Friday, July 22, 2005

Dinosaurs had respiratory system like birds 1/2

Dinosaur Majungatholus atopus had air sacs

Patrick O'Connor of Ohio University and Leon Claessens of Harvard University, compared air sacs in the neck and chest vertebrae of a 67 million-year-old carnivorous therapod dinosaur fossil, Majungatholus atopus, with those in more than 200 living birds. They reported last week in Nature that M. atopus' structures, while not identical, were very similar to birds. This, together with bird-like soft tissue preserved in a Tyrannosaurus rex, is more evidence that birds share a common ancestor with therapod dinosaurs.

The avian respiratory system

Birds have the most efficient respiratory system of any living vertebrate. Its unique flow-through design has flexible air sacs in hollow bones that continually move fresh air through the lungs, keeping the volume of air in them constant. This is radically unlike that of the dead-end bellows-type lungs of mammals or living reptiles[1]. This unique avian respiratory system supplies high levels of oxygen, which in turn allows for the high metabolic rate necessary to sustain the energy requirements of flight. Therefore O'Connor and Claessens concluded that therapod dinosaurs had a respiratory system with the potential to support higher rates of metabolism than other reptiles, although not as high as in birds.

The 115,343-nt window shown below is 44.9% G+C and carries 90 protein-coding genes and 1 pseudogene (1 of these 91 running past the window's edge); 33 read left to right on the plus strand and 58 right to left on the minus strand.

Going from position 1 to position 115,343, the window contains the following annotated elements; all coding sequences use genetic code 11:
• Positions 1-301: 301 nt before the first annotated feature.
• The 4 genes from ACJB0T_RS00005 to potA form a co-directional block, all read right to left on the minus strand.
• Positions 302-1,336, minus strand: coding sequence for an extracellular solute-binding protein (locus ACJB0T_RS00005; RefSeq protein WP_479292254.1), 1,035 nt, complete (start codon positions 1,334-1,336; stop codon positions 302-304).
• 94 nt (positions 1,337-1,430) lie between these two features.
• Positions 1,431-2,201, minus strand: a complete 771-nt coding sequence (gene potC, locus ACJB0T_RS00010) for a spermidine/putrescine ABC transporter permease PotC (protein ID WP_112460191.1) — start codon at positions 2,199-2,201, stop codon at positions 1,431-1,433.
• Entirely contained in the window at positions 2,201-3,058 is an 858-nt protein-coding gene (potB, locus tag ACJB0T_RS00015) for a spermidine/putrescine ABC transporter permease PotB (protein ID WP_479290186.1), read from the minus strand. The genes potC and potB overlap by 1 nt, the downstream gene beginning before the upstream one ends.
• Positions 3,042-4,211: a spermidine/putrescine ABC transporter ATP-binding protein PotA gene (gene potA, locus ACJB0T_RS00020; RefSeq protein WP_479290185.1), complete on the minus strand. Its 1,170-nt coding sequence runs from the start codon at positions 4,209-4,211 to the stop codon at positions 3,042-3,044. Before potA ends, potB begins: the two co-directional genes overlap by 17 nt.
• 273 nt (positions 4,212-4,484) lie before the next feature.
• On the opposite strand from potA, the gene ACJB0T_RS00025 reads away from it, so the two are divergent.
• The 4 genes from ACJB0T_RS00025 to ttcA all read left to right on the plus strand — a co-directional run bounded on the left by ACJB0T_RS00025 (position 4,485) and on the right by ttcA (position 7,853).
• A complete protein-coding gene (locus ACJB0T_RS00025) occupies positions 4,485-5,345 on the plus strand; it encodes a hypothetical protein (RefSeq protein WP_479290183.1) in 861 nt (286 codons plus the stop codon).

[Continued in part 2/2]


1. Kardong, K.V., 2002, "Vertebrates: Comparative Anatomy, Function, Evolution," [1995], McGraw Hill: Boston MA, Third Edition, pp.419-428.

Stephen E. Jones, BSc (Biol)
"Problems of Evolution"

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